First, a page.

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A Chicago elementary school is prepping its students to invest in stocks by the time they reach the fourth grade, Black Enterprise reported.

According to the news outlet, John Rogers, CEO of Chicago-based Ariel Investments and former chair of Barack Obama’s Advisory Council on Financial Capability, implemented a curriculum at South Side’s Ariel Community Academy to introduce the importance of financial literacy at an early age. Students begin to learn about stocks when they are kindergarten, and a few years later are able to trade stocks with their classmates. Ariel Community Academy, which is predominantly Black and serves students from inner-city communities, is a K-8 school that was founded nearly two decades ago by Rogers.

“We wanted our students to be really comfortable with the stock market,” Rogers told Black Enterprise. “We wanted the students to grow up to be good investors, to prepare themselves for retirement, for college tuition, and for a first house.” He also added that exposure to the financial industry at this age will allow them to explore career paths that they might not have known existed.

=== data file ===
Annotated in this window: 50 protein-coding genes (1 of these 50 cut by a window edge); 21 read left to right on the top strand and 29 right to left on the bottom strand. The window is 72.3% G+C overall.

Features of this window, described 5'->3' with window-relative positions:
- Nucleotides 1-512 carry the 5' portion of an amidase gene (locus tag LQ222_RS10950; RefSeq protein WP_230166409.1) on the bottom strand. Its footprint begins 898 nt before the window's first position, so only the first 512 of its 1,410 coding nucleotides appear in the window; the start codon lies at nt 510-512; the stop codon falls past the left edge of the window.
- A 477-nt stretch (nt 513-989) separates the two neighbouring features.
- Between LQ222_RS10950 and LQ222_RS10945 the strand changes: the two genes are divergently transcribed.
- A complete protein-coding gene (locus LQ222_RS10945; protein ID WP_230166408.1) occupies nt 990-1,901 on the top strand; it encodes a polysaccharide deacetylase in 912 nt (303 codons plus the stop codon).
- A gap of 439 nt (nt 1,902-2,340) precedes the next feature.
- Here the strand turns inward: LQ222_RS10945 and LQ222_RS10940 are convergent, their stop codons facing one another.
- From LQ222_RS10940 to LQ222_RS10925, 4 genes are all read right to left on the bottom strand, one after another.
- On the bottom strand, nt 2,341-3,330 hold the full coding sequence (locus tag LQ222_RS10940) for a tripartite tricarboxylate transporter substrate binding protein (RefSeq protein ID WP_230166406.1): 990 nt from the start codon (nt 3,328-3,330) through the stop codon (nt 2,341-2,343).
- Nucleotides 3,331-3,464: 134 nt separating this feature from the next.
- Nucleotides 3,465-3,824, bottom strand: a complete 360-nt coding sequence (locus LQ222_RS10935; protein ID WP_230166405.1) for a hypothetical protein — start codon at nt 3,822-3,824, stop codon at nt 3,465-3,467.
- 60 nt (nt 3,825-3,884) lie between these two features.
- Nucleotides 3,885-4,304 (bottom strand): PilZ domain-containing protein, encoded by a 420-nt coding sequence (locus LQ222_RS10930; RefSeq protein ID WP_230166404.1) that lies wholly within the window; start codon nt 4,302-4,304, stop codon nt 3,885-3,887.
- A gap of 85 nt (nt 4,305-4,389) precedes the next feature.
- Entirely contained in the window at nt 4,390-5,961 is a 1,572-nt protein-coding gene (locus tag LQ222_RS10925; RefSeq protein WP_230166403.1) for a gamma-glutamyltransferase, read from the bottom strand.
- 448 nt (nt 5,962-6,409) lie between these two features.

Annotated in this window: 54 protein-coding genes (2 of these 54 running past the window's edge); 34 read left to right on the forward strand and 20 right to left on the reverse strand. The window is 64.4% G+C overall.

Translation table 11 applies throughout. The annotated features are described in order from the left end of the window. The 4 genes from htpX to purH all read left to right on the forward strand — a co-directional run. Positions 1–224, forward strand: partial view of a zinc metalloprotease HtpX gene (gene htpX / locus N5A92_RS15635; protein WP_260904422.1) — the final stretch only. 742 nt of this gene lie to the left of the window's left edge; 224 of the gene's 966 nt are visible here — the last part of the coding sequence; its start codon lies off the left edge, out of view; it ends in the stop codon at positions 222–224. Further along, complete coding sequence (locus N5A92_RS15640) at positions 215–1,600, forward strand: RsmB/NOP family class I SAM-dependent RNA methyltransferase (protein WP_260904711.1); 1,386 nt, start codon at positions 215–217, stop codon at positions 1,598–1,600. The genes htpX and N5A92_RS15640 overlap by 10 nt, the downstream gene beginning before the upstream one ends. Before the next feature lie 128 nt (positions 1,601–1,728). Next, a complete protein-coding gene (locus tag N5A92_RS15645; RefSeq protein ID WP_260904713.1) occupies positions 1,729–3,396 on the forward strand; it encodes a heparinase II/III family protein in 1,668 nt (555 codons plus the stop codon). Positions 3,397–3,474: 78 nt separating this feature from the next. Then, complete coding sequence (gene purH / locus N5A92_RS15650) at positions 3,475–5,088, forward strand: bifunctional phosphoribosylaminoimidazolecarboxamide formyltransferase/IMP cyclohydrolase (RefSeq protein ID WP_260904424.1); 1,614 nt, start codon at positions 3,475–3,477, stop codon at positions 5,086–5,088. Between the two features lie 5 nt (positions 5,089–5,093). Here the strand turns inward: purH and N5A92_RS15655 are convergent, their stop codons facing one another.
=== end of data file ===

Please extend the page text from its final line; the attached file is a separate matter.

As part of the curriculum, in the early stages, students learn about personal finances, and as they get older they delve into its impact and influence in the world. Rogers told Black Enterprise that he hopes students will be inspired to become entrepreneurs, which will eventually lead to the establishment of more Black-owned businesses. He also wants this program to be used as a blueprint for other investment companies to lead financial literacy initiatives at inner-city schools.

Many of the individuals who have been through his school have furthered their careers in law, medicine, and investment banking, the news outlet reported.

SOURCE: Black Enterprise


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